Censorship is the child of fear and the father of ignorance. —Halse Anderson, American Booksellers Foundation for Free Expression, 2013
9. Judy Blume, Are You There God? It’s Me, Margaret
In this age of censorship, I mourn the loss of books that will never be written, I mourn the voices that will be silenced-writers’ voices, teachers’ voices, students’ voices – and all because of fear. —Blume, Places I Never Meant To Be: Original Stories by Censored Writers, 1999
10. Ellen Hopkins, Crank
A word to the unwise.
Torch every book.
Char every page.
Burn every word to ash.
Ideas are incombustible.
And therein lies your real fear.
—Hopkins, Manifesto, 2010
What is your response to book banning? What are your favorite responses from public figures and/or authors? Let us know in the comments below.
Today is Judy Blume’s 80th birthday! The author interviewed with NPR this morning, speaking about feminism, the #metoo movement, and her own work, so check that out here! But rather than recap an interview any Judy Blume fan should take a peek at, we’re going to definitively rank our favorites of the author’s work!
Andrew’s determined to get freckles. His friend Nicky has hundreds, but Andrew doesn’t have any. He even pays Sharon for a secret recipe for freckle juice – a recipe that makes him so sick his mother thinks he has appendicitis. When Sharon’s mix doesn’t work, he draws them on with permanent marker and quickly regrets them. I related a ton to Andrew from Freckle Juice. My friends had freckles and I wanted them too. I would sit outside in the sun with honey or lemon juice on my face, not getting any freckles, but I did get a second degree sunburn.
Summer Sisters tells the story of Caitlin Somers and Victoria “Vix” Leonard, two friends that spend each summer together. Despite being complete opposites, the girls become closer and closer. Blume spins a beautiful story of two girls becoming women and doesn’t shy away from the intricacies and hardships of growing up, including sexual content and lesbian encounters. The book is one of few novels Blume wrote for an adult audience, and it’s a must read.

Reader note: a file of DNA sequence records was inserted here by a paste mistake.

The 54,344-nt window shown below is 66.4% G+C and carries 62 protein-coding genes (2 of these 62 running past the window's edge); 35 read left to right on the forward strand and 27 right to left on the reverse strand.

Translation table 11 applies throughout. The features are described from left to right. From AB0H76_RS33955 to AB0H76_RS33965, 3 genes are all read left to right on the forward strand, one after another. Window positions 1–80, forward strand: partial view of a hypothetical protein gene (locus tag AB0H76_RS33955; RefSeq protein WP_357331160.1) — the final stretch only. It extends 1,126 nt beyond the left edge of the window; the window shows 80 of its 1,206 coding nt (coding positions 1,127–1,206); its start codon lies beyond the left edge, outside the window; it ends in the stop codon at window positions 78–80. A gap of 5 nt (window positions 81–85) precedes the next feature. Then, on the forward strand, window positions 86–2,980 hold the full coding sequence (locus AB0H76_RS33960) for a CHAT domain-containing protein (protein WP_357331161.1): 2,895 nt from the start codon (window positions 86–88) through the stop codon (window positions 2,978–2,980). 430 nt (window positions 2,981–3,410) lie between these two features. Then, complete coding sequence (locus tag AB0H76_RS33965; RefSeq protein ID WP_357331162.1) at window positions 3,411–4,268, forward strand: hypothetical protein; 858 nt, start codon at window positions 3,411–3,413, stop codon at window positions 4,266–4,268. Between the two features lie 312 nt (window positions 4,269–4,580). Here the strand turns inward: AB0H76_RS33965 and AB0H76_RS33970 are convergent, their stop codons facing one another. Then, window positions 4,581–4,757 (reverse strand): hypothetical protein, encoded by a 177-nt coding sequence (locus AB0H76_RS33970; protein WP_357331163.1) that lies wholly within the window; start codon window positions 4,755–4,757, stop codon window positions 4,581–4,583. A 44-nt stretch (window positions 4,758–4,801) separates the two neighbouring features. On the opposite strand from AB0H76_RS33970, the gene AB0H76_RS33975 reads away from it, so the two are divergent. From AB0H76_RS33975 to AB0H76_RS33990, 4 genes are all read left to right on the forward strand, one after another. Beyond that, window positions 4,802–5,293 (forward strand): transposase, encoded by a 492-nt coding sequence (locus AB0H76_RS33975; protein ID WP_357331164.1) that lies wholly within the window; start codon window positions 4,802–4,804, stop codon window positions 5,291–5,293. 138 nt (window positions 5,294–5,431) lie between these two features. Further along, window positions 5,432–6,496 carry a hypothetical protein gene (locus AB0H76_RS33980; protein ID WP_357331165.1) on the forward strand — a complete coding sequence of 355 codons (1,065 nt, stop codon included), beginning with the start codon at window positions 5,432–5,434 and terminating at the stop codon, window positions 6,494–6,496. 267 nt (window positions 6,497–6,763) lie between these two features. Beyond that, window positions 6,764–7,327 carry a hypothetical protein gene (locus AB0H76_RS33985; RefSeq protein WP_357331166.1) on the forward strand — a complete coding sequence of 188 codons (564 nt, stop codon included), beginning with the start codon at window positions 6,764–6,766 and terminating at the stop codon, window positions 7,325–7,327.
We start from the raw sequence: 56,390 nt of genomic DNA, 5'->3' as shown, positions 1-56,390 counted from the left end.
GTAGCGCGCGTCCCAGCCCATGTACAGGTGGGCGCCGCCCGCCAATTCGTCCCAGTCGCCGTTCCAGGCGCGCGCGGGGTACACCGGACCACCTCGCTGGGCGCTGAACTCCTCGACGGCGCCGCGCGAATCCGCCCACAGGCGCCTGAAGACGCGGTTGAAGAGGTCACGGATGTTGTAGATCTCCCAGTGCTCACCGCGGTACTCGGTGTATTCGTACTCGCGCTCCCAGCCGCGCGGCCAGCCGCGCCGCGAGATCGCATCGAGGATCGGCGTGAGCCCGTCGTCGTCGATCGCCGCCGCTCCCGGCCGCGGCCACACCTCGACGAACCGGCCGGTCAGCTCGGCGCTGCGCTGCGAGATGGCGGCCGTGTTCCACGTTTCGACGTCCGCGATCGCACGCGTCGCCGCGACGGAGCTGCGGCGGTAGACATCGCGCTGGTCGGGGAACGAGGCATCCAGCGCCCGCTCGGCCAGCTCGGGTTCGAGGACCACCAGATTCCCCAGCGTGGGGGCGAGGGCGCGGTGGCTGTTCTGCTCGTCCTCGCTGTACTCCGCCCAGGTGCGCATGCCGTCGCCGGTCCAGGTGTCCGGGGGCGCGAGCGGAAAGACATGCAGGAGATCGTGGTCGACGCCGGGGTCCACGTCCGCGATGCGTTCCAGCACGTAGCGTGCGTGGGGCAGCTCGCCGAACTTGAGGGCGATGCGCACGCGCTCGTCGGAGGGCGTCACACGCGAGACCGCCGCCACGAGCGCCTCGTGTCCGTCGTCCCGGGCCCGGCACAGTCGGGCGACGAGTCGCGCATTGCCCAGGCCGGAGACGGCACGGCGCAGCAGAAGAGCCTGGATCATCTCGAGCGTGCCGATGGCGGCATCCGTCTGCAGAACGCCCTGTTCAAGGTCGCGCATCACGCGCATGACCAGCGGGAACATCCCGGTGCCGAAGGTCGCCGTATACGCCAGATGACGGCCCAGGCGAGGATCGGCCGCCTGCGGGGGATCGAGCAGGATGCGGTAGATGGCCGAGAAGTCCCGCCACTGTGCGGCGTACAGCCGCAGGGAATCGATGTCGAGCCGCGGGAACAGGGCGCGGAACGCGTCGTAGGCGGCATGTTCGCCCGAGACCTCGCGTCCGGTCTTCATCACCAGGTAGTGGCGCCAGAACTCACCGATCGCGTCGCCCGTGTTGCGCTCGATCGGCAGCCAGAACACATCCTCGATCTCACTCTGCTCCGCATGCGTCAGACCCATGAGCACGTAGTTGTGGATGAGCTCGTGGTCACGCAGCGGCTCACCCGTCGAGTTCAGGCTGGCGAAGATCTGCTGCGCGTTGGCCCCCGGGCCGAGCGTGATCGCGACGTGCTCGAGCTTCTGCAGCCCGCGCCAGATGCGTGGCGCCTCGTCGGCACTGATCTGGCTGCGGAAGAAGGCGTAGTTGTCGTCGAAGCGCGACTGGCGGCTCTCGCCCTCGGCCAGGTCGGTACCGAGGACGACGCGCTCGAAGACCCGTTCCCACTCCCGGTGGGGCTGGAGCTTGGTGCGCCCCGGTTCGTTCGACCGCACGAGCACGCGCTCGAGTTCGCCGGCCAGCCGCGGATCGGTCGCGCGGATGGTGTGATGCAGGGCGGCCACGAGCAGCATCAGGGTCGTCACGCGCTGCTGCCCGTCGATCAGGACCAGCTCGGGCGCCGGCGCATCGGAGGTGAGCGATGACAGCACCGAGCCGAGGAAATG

Blubber is a story about bullying. Blume shows the very ugly reality of teasing gone too far and how cruel both bullying and not intervening can be. Jill’s friends start bullying an overweight classmate named Linda after she presents an oral report on whales, coining the nickname “Blubber” and pressuring Jill to join in. It’s rough and tears at your emotions, but it’s a story that is all too familiar.
Tales of a Fourth Grade Nothing is the first of the Fudge series, and tells the story of nine-year-old Peter Warren Hatcher and his relationship with his two-and-a-half-year-old brother Farley Drexel “Fudge” Hatcher. This was one of my absolute favorite series, much to my older sister’s chagrin. I would always tell her, hey, at least I’m not as bad as Fudge! Not that that helped at all.
I think we can all agree Are You There God? It’s Me, Margaret is Blume’s most belovedbook. Margaret’s raised in an interfaith family, and the sixth-grader is in search for a religion she can call her own. The book also touches on other sensitive topics like puberty, finding and buying her first bra, her first period, and beginning to be attracted to boys. The book, originally published in 1970, was one of two books that got me through my own first steps into puberty. The other? The The Care and Keeping of You: The Body Book.